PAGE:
After all, if you operate a modest network of kiosks that offer bitcoin only, what would you need a policy like this for?
At present, risk analysis of the coins offered by cryptocurrency money transmitters of every stripe is a compliance industry best practice, but we predicted earlier this year that it would eventually become a formal AML compliance requirement.
We stand by this prediction, and recent developments in consumer protection (which we’ll cover in the next section) support this.
Even if you only offer bitcoin, implementing a formal policy for token risk analysis is low-hanging fruit that shows examiners that you are responsive to industry best practices, as well as a proactive manager of your compliance.
Regardless of whether you ever plan to offer altcoins in the future, having a policy on standby, reflected in your AML Program, demonstrates a strong commitment to the spirit of compliance as your business grows into the future.
3. Policies around the theme of consumer protection
The single biggest story of 2020 as it relates to compliance in the context of cryptocurrency was consumer protection.
Regulators dropped overt hints that examinations would increasingly probe proactive business practices related to consumer protection, and laws and frameworks were proposed, debated, and even passed for implementation in a number of major states.
Consumer protection is going to continue to be a key feature of AML compliance discussions in cryptocurrency well into 2021 and beyond. And right now, examiners will be looking closely at what cryptocurrency companies are proactively doing about it.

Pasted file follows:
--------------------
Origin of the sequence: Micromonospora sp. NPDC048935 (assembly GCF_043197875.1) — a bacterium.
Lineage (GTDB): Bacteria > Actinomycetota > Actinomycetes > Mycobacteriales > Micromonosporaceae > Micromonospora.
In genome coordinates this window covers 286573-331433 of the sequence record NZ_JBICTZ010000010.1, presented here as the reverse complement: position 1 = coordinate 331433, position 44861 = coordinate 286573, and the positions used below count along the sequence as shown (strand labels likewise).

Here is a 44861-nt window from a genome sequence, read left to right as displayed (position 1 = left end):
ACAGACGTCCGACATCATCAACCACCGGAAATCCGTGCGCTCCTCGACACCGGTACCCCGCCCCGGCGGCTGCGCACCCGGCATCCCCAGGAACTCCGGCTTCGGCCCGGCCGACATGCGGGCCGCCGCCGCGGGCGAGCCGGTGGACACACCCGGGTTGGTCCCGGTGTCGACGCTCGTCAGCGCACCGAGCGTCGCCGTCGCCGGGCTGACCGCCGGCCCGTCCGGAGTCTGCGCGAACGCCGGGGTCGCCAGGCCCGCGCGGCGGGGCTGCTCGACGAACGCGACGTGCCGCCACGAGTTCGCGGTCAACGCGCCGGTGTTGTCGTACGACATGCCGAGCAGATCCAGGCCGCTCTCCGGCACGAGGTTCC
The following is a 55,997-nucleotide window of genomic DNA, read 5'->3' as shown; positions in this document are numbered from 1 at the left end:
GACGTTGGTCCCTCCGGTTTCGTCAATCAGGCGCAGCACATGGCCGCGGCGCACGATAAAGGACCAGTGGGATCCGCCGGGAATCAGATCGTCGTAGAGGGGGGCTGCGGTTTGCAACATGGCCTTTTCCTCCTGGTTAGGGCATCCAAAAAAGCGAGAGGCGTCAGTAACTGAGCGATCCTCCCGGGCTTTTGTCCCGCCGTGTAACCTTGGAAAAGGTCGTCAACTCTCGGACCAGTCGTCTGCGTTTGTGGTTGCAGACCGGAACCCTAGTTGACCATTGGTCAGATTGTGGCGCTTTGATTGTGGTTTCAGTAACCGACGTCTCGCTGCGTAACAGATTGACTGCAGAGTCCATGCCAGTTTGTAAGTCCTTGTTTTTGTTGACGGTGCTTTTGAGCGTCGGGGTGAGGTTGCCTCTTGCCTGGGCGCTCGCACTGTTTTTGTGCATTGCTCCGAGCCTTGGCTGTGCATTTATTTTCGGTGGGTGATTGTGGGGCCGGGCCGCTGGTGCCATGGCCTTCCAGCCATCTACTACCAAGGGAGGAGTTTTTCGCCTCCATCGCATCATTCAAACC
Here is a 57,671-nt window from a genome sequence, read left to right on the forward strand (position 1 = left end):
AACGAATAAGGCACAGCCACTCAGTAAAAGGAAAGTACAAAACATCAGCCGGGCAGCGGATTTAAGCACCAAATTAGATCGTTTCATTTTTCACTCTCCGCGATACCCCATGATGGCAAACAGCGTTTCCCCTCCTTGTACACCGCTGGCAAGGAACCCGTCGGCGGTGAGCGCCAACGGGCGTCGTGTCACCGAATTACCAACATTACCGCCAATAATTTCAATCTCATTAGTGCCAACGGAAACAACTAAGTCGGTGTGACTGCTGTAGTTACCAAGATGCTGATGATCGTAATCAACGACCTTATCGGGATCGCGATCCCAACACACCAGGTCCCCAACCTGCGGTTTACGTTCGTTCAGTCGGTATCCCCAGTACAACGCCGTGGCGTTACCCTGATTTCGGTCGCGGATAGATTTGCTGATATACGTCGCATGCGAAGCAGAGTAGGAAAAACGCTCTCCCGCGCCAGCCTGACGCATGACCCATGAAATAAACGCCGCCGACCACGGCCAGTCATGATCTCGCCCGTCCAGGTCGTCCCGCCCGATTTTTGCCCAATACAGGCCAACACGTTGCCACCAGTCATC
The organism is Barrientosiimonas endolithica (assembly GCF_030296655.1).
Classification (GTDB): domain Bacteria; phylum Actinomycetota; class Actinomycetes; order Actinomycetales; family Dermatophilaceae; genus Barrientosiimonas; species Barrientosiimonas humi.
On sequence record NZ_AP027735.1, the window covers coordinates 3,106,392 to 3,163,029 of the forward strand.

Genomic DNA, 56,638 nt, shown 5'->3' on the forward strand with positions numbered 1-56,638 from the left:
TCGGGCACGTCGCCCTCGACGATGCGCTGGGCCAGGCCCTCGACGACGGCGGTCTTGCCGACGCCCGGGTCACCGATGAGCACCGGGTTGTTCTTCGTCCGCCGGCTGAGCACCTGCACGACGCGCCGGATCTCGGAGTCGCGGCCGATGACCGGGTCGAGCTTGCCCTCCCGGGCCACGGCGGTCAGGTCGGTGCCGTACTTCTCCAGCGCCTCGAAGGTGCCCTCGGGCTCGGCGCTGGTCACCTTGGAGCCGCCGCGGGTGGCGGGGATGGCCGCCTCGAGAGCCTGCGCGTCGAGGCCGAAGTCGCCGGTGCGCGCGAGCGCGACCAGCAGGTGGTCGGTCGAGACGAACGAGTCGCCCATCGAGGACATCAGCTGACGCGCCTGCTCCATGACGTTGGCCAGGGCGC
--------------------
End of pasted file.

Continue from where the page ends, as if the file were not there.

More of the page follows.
If you haven’t implemented consumer protection protocols yet, the time to do so was yesterday.
Additionally, consumer protection will constitute some of the most significant updates you will need to make to your AML program. That’s because unlike Travel Rule compliance and token risk analysis, consumer protection protocols aren’t back-end additions to policy and procedure. They are customer-facing.
You will need to include extensive disclosures and notice of risks, as well as a method for complaint remediation, just for starters.
The BitAML blog has written about these topics extensively over the previous year. We highly recommend tracking down our blog posts on scams in the cryptocurrency space, of which there are a dozen or more.
These posts will also help you get started:
- What every crypto business should do for consumer protection
- 3 risks your customers need to be aware of
If it has been some time since you’ve revisited and updated your AML Program, the time to do so is right now. To get off to a good start, go through this post and read the linked articles.
Here are some additional articles that may help:
Watch For These Testing And Monitoring Mistakes As You Grow Out Of Startup Status: If you’re a relatively newer business (around 12-18 months of operation) with an AML compliance program in place, here are some next-level compliance questions you should be asking.
Top 3 Mistakes Cryptocurrency Businesses Make In Their Annual Audit: If you are pursuing an annual audit, make sure these bases are covered.
8 Important Ways You Can Test Your Compliance: Testing and monitoring is an important compliance practice to develop as you continue operation. Here are 8 tips to help.
And of course, if you have compliance questions of any kind, we are available for a free consultation. Reach out any time.